Disclaimer

The content of this blog is my personal opinion only. Although I am an employee - currently of Imagination Technologies's MIPS group, in the past of other companies such as Intellectual Ventures, Intel, AMD, Motorola, and Gould - I reveal this only so that the reader may account for any possible bias I may have towards my employer's products. The statements I make here in no way represent my employer's position, nor am I authorized to speak on behalf of my employer. In fact, this posting may not even represent my personal opinion, since occasionally I play devil's advocate.

See http://docs.google.com/View?id=dcxddbtr_23cg5thdfj for photo credits.

Monday, September 26, 2016

MODULES FOR XUNIT TESTING IN PERL

Test::Class : "MODULES FOR XUNIT TESTING IN PERL"



'via Blog this'



Not a bad summary:



Test::Unit is a port of JUnit into Perl.  Familiar to xUnit users.



Test::Class

Much like xUnit.  xUnit inspired. Unfamiliar names muck up porting, but can live with that.

Plays well with traditional Perl test tools like TAP and Test::Builder.

Somewhat object oriented.  But

 Test::Class does not provide its own test functions, but uses those provided by Test::More and friends 
which are free functions, so somewhat annoying to extend (e.g. to report error location accurately, when you build meta-tests that call multiple asserts internally). But you can access the underlying Test::Builder routines.

Uses :Test attribute so that introspection can find test functions to rub, including setup/teardown.

Pleasant - many folks have had to add such "keep running" behaviour to xUnit.

Unlike JUnit the test functions supplied by Test::More et al do not throw exceptions on failure. They just report the failure to STDOUT where it is collected by Test::Harness. This means that where you have
sub foo : Test(2) {
      ok($foo->method1);
      ok($foo->method2);
      ok($foo->method3) or die "method3 test failure";
      ok($foo->method4);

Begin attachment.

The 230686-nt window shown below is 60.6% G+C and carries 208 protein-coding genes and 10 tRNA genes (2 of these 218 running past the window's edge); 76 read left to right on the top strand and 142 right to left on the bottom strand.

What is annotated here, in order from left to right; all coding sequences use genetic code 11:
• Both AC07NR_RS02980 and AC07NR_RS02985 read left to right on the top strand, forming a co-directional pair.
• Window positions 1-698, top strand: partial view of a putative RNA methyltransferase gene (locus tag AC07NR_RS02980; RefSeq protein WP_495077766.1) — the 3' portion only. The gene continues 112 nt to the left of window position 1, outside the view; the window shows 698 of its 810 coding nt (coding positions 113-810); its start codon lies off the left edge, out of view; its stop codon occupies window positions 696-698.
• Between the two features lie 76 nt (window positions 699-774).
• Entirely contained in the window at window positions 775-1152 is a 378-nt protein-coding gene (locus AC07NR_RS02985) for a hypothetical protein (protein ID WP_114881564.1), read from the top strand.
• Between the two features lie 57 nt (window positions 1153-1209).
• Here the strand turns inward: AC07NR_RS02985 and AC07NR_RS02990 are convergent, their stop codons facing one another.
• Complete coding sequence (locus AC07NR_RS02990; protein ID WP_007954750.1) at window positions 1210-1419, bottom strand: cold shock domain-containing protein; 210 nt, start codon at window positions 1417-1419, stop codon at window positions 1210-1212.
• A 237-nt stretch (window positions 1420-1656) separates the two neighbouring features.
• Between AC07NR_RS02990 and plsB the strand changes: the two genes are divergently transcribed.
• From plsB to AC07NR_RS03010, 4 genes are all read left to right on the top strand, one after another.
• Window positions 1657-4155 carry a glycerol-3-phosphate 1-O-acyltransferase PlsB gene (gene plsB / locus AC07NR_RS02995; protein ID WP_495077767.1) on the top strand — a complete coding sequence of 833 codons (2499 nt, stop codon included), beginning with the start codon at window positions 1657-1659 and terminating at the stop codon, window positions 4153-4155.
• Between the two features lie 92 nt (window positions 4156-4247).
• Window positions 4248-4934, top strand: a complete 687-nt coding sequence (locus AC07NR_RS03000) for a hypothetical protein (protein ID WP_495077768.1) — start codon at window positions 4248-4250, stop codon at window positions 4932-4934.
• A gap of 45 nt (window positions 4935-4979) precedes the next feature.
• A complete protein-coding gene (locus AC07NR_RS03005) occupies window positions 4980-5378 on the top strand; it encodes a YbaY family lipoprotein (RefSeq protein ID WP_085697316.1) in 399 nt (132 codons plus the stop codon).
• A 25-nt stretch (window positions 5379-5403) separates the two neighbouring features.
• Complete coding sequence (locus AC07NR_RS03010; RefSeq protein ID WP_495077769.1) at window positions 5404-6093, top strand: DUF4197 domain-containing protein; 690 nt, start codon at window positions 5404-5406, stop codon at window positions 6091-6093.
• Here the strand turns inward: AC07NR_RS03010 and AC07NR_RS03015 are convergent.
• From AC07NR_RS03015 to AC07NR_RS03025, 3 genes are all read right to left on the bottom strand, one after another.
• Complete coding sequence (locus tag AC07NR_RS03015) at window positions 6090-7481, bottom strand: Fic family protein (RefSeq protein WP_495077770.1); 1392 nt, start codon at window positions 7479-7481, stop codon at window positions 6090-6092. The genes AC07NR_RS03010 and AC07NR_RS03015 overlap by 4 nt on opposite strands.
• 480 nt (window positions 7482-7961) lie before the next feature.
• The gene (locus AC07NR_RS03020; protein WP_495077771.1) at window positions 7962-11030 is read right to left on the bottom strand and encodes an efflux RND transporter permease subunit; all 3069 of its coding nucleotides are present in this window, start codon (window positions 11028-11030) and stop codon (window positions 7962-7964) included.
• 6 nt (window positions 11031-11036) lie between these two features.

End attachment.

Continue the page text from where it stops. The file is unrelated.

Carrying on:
}

The second test will run if the first one fails But the third will stop the fourth from running.
Test::Unit

Test::Unit is a port of JUnit http://www.junit.org/ into perl. If you have used JUnit then the Test::Unit framework should be very familiar.

It is class based so you can easily reuse your test classes and extend by subclassing. You get a nice flexible framework you can tweak to your heart's content. If you can run Tk you also get a graphical test runner. However, Test::Unit is not based on Test::Builder. You cannot easily move Test::Builder based test functions into Test::Unit based classes. You have to learn another test assertion API.

Test::Unit implements it's own testing framework separate from Test::Harness. You can retrofit *.t scripts as unit tests, and output test results in the format that Test::Harness expects, but things like todo tests and skipping tests are not supported.


But... the Test::Case author does not say that Test::Unit is mostly abandoned as odf 2016, possibly since 2011 or before.  

Test::SimpleUnit

A very simple unit testing framework. If you are looking for a lightweight single module solution this might be for you. The advantage of Test::SimpleUnit is that it is simple! Just one module with a smallish API to learn. Of course this is also the disadvantage.